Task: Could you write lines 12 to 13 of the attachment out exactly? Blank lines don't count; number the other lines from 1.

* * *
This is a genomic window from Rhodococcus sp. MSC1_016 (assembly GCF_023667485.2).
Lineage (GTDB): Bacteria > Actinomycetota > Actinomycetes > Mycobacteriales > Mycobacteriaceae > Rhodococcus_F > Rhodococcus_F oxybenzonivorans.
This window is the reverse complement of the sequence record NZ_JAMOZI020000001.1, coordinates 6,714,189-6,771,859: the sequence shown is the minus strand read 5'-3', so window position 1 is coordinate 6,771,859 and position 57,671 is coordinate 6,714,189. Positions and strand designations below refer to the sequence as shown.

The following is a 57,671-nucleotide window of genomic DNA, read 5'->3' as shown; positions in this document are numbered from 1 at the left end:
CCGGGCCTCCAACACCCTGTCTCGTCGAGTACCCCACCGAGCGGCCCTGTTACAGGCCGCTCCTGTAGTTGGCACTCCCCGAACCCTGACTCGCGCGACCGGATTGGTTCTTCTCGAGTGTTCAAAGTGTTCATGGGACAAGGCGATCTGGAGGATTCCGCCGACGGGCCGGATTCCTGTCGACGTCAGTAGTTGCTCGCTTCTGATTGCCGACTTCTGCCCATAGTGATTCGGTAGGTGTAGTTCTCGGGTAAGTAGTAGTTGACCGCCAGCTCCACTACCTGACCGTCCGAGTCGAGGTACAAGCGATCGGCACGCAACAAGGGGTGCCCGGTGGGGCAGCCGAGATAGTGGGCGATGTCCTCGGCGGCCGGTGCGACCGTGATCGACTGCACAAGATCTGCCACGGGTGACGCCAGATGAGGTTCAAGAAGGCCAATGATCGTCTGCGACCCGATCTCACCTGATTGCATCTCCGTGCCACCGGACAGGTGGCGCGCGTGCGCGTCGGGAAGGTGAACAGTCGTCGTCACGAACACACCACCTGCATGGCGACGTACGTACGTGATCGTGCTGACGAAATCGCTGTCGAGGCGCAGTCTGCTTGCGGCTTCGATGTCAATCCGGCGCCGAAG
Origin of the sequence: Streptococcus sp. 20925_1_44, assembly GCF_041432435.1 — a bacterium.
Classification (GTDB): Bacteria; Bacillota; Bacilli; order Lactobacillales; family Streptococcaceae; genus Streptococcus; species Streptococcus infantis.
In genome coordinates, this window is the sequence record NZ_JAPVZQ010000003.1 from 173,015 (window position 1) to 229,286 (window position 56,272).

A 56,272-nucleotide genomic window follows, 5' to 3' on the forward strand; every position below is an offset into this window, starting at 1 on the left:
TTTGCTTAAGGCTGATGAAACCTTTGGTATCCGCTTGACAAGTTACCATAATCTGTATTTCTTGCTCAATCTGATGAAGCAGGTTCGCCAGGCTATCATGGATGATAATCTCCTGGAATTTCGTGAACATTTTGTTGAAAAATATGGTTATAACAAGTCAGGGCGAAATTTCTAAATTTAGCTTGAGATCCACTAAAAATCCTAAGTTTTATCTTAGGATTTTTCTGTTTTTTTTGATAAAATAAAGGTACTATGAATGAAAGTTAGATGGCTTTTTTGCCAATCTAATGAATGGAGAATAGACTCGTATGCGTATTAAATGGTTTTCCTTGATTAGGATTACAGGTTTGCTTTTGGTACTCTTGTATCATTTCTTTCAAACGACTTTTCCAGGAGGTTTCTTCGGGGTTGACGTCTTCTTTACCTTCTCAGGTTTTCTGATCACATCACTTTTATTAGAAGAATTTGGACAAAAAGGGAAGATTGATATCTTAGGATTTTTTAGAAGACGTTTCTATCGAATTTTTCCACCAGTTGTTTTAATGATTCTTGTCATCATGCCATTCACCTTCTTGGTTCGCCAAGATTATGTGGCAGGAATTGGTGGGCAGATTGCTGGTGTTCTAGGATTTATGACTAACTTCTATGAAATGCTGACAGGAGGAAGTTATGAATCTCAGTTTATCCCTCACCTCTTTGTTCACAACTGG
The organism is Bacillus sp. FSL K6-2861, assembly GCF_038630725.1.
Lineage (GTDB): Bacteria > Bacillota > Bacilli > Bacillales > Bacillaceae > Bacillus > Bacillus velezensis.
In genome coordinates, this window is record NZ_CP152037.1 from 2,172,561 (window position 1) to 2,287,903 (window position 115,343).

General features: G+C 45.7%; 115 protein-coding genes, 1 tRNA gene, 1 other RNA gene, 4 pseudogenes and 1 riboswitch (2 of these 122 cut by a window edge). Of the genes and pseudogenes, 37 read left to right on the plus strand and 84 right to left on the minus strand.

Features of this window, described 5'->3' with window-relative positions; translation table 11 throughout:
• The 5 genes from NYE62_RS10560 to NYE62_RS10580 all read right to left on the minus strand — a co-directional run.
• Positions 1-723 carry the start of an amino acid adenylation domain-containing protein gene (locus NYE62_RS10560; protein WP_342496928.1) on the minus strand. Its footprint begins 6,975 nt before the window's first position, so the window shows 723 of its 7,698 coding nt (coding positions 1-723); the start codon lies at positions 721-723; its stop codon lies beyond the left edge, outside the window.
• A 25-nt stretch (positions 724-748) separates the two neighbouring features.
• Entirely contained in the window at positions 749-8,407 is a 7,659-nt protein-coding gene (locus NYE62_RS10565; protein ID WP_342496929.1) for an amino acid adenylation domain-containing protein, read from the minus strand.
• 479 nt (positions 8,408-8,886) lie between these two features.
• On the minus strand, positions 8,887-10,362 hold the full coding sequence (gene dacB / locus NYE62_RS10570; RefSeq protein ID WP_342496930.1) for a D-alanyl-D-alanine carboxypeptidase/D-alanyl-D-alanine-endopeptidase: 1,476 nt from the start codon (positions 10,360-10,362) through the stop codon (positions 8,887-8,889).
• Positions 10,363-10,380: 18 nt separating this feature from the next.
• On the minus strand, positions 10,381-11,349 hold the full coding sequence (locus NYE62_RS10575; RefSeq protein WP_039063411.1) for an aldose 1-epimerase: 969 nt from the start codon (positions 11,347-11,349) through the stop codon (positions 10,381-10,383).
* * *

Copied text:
Lineage (GTDB): Bacteria > Bacillota > Bacilli > Bacillales > Bacillaceae > Bacillus > Bacillus velezensis.
In genome coordinates, this window is record NZ_CP152037.1 from 2,172,561 (window position 1) to 2,287,903 (window position 115,343).